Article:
The study explored 39 subnational jurisdictions across 12 countries, which together contain 28% of the world’s tropical forests, and found that all had made formal commitments to reducing deforestation. Most (38 of 39) had also taken concrete actions to implement these pledges. The majority of these sampled jurisdictions have developed and implemented integrated jurisdictional strategies, robust jurisdiction-wide multistakeholder processes, and quantifiable, time-bound targets that define their vision of sustainability – despite a scarcity of international climate finance to support these and other interventions.
Annual deforestation decreased between 2012 and 2017 in just under half of jurisdictions (17 of 39), although any links between actions taken by subnational governments and observed trends in deforestation are yet to be analysed.
The factsheet highlights the Produce, Conserve, Include (PCI) as an investment-ready model designed to meet aggressive targets in Mato Grosso in Brazil, an agricultural powerhouse state that produces nearly 30% of Brazil’s soy and has more than 30 million cattle, the largest herd in the country. The Mato Grosso government created the PCI strategy, a leading jurisdictional approach, for a new vision for the state’s future: increased productivity across the state while maintaining native vegetation cover and reducing deforestation.
The PCI’s ambitious vision add up to huge environmental benefits: over 6 gigatons of avoided emissions by 2030. Meeting these aggressive targets requires a multi-stakeholder effort, and the PCI brings together government agencies, civil society, producer groups and companies to drive toward impact.
This factsheet outlines the case for companies to engage in the PCI. Benefits include: (1) Progress toward corporate forest goals; (2) Incentives for sustainable expansion of production; (3) Robust and transparent statewide monitoring; (4) Reduced deforestation risk across the state; (5) Progress toward corporate climate goals; (6) Proof of concept for a new model of deforestation leadership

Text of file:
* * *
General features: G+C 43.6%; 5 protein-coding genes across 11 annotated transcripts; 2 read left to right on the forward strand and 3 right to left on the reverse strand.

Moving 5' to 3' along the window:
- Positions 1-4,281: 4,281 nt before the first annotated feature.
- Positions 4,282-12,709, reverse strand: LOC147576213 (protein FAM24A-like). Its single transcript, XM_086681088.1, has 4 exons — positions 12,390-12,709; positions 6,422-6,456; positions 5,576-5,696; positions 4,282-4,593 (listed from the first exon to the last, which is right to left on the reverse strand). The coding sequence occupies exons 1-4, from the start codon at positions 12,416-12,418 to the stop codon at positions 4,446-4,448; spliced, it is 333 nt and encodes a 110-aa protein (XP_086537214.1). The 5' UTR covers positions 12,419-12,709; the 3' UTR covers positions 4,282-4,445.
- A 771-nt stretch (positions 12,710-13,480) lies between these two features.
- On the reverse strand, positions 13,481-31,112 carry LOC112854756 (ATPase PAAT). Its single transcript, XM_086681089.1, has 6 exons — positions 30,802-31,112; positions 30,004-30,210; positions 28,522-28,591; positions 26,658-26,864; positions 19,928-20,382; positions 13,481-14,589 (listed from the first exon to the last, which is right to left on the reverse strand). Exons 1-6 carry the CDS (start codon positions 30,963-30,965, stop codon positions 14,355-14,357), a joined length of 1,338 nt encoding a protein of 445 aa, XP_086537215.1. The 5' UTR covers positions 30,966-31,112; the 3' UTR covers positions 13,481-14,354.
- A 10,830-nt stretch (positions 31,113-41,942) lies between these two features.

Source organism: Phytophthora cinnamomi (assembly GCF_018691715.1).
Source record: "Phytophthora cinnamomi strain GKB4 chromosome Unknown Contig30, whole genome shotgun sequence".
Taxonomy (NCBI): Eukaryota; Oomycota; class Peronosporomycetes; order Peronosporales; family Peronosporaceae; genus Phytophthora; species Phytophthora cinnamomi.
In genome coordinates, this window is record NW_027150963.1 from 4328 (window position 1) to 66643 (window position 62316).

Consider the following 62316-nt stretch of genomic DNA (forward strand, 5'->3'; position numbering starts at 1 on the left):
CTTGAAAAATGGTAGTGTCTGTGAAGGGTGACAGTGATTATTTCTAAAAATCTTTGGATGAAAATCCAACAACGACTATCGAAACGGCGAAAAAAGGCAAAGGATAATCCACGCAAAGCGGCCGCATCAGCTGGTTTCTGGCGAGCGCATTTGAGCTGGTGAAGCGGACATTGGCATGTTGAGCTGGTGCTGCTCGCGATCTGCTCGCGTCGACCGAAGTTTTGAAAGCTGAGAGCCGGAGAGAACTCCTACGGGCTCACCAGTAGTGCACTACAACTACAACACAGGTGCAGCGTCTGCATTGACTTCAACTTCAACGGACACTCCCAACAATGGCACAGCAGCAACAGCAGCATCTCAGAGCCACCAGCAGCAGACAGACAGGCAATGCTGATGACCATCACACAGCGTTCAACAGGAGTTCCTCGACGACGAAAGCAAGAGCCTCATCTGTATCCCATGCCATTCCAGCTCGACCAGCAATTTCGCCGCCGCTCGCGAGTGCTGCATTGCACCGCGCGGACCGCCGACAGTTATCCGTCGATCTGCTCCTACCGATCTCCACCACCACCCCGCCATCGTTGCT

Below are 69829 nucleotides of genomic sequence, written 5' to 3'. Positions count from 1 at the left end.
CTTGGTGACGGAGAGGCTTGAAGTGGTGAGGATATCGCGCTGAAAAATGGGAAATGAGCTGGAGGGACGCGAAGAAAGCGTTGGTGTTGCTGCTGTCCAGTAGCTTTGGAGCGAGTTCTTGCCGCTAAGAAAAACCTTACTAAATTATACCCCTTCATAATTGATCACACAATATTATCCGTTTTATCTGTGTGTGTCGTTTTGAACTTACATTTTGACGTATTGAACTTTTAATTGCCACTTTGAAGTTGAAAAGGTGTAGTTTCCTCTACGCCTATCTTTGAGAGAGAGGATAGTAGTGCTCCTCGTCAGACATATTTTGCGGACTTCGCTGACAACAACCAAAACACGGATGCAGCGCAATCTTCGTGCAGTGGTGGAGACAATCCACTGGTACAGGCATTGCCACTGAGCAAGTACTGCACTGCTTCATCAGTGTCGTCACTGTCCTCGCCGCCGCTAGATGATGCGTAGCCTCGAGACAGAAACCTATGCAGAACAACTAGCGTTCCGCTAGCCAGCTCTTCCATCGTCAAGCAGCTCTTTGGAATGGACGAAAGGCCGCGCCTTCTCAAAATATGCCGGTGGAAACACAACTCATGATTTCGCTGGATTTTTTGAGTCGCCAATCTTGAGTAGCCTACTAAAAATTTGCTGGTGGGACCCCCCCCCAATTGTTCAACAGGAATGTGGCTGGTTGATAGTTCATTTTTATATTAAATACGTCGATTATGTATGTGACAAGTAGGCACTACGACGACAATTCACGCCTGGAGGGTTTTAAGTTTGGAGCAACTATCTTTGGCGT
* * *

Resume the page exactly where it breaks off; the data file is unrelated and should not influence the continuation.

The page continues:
A jurisdictional approach can be a useful complement to sustainable sourcing by ensuring that there is sufficient volume and supply of sustainable commodities to make company deforestation-free commitments realizable, and by helping to avoid system leakage whereby sustainable sourcing approaches by some companies are undermined by other companies adopting non-sustainable approaches. This research identifies several emerging trends that could support a jurisdictional approach.
The publication highlights key reasons why jurisdictional approaches are crucial for tackling deforestation. First, they can help to mainstream sustainability in the forest regions versus creating “an oasis of green in a desert of deforestation” where sustainability efforts are undermined by leakage from continued deforestation elsewhere. Second, jurisdictional approaches have the greatest potential for long-term impact by seeking to reconcile competing social, economic, and environmental objectives through active engagement of local institutions. Finally, jurisdictional approaches provide the opportunity to create replicable examples of success to inspire change elsewhere.
Three potential unique roles for TFA partners identified in the study are:
(1) Signal publicly. TFA and its partners could relay to key stakeholders (involved in the jurisdictions) of the importance of the jurisdiction’s sustainable development plans and its associated goals and activities.
(2) Establish sustainable sourcing roadmaps and targets.
(3) Develop a cross-jurisdictional platform to shorten the “learning curve” for jurisdictions by providing a repository of both local and international best practices to engage with the private sector, local communities, smallholders, government agencies, and civil society
This paper, developed through a workshop of practitioners convened by WWF, provides case studies and a detailed comparative analysis of five-place based initiatives in Brazil, Liberia, Ghana, and Colombia, and lessons learned extracted from them.
Key learnings are:
(1) Political leadership is key to advancing a jurisdictional approach, but it is also a primary risk; initiatives need to be designed to be resilient to political change.
(2) A push for quick results and a desire to avoid opposition to a jurisdictional initiative sometimes interfere with early, inclusive engagement; however, success in the long term depends on stakeholder engagement in initiative design and implementation.
(3) Several types of financing are needed, likely in stages, to support and sustain jurisdictional approaches; proponents need to differentiate categories of finance and to be able to articulate and align specific needs (and deliverables) to financial offerings.